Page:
Fellows | 14 June 2018

Applying Humanities Research to Immigration Policy


THI initiatives and grants provide support for History graduate student to develop publicly-engaged scholarship

THI Public Fellow, History Graduate Student Aaron Aruck


Aaron Aruck first became interested in researching the role that sexuality plays in policing the border between the United States and Mexico when he was working as a legal assistant with the National Center for Lesbian Rights.

“I originally started my research project with a focused interest in the way that immigration systems in both the United States and Mexico had historically constructed homosexuality through their immigration processes,” the fourth year PhD student in the Department of History recalled.

Then he was awarded a Social Science Research Council Dissertation Proposal Development fellowship through The Humanities Institute. UCSC is one of only five universities nationwide to take part in this innovative program. Through this initiative, students receive interdisciplinary training in support of writing their dissertation proposals and funding to conduct exploratory pre-dissertation research.

As a member of the inaugural cohort, Aruck attended two workshops conducted by SSRC that connected him with faculty and peers from across the country. The training was valuable, but, as Aruck noted, the summer research funds proved crucial: “With this exploratory research grant I was able to go to various archives that I probably wouldn’t have gone to if I had kept operating in this singular pursuit. For example, I went to the public health archive in Mexico City and that’s where I found a bunch of documents that folded together these three categories of sexuality: venereal disease, prostitution, and homosexuality. That got my thinking going that there was no singular formulation of homosexuality, instead, this formation process drew on older, existing forms of sexual policing that allowed homosexuality as a category to take shape.”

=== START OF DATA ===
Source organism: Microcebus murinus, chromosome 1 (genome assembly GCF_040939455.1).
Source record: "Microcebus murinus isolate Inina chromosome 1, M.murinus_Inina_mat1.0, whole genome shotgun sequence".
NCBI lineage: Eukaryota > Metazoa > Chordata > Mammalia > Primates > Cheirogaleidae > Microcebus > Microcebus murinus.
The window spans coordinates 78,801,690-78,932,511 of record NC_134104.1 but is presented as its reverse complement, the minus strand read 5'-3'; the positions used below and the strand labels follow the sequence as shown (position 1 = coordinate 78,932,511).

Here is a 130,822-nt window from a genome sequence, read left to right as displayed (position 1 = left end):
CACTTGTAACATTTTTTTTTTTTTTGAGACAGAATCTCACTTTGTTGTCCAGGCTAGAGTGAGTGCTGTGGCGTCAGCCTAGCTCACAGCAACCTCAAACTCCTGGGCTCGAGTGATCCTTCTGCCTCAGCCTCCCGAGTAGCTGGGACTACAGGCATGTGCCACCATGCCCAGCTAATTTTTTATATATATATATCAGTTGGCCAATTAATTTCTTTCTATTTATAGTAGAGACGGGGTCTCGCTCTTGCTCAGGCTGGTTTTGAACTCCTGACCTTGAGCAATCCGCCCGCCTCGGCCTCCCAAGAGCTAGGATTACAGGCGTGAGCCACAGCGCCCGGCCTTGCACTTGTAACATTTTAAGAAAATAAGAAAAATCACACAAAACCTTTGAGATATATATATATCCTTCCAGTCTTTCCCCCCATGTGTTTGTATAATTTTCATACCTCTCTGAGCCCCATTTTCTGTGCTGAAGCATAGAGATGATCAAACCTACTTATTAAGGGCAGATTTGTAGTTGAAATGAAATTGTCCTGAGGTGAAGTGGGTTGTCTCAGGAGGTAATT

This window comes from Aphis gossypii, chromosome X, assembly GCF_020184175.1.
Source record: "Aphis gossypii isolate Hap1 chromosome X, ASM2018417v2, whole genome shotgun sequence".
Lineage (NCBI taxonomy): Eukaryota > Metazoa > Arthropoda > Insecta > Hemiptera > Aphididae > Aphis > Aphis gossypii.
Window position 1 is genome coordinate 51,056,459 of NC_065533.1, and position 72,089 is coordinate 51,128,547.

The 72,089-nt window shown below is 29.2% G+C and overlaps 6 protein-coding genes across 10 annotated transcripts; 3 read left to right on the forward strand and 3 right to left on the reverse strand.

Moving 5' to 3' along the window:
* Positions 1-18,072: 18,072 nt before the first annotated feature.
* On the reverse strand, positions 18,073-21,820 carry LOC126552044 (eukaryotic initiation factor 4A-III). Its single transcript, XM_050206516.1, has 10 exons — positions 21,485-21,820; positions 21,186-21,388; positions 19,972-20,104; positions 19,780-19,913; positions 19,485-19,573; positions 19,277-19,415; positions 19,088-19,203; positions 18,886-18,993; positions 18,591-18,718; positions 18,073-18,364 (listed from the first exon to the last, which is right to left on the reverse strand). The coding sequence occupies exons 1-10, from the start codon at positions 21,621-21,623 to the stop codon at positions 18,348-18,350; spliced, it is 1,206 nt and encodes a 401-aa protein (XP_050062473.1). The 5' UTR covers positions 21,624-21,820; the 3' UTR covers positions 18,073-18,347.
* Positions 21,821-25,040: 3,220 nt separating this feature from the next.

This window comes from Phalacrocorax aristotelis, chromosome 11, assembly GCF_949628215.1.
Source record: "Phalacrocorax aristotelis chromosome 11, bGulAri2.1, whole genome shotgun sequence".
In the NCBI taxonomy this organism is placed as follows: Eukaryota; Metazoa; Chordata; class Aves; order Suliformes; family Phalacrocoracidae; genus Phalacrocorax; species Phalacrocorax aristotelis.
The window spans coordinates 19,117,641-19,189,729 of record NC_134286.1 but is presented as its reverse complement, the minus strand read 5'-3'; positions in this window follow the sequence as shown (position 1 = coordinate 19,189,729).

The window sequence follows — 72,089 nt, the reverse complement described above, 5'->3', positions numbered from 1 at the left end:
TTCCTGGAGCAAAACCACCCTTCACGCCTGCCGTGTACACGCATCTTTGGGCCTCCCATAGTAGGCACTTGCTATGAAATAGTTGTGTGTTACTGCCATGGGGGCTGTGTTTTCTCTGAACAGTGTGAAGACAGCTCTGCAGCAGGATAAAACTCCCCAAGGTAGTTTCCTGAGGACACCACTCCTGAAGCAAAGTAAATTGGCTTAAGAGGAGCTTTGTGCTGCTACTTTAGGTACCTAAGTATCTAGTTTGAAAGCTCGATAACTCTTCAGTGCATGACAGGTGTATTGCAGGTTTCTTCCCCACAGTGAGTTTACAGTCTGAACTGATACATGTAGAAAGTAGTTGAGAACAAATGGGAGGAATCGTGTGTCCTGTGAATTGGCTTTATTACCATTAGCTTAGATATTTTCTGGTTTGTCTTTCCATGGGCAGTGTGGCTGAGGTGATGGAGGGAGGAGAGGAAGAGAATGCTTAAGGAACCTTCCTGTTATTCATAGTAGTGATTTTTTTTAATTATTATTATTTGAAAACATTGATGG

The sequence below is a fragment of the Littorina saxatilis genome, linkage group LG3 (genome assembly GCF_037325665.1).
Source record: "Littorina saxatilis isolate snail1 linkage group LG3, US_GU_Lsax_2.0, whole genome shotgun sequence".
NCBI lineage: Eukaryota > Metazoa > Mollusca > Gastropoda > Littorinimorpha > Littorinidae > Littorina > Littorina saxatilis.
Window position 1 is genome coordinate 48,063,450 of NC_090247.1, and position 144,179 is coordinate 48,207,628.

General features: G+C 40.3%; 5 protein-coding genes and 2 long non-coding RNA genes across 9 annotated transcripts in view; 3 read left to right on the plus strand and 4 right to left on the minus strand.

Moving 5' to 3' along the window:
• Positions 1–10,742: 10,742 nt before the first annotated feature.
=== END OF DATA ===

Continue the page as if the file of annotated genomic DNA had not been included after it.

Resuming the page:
He adapted the parameters of his project to include these findings and developed a working title for his dissertation: Policing Sexuality and Migration at the U.S.-Mexico Border: Binational Efforts to Control Prostitution, Venereal Disease, and Homosexuality Across National Borders 1920-1965.

Aruck has continued to move the project forward, recognizing the urgency of making his research accessible for public audiences with the goal of affecting public policy. He was awarded a Humanities Without Walls Pre-Doctoral Summer Fellowship in 2017 that allowed him to think through these connections and focus on how his academic research could be applicable to a public-facing career “beyond the walls of the academy.” At the same time, the scholarly merit of Aruck’s work has been recognized by the SSRC with a 2018-2019 SSRC International Dissertation Research Fellowship. This award will support Aruck for a year of dissertation research in Mexico City and various cities along the U.S.-Mexico border.

Aruck’s success in securing these fellowships exemplifies a new way of building a scholarly portfolio. Humanities Without Walls helped Aruck enrich the context and broaden the intended audience for his historical research while continued support from SSRC enables rigorous primary source research. By building on these different kinds of professional development, Aruck has been able to envision how his own work “could have some type of influence on the way people think through the history of immigration and the policy implications of this long history of sexual policing as we think through the humanity of our immigration system today.”

Recently awarded a Public Fellowship by The Humanities Institute, Aruck will take the spirit of publicly-engaged research with him to Badge List this summer where he will expand his skills to include quantitative research and data visualization.  He hopes that by aligning quantitative data analysis with qualitative research he can more effectively “raise awareness around ways that American immigration policy affects sexual minorities historically and open up new ways of thinking about immigration that critiques what I see as a new era of tolerance in which the American immigration system is seen as embracing LGBT people in a very homonormative way.”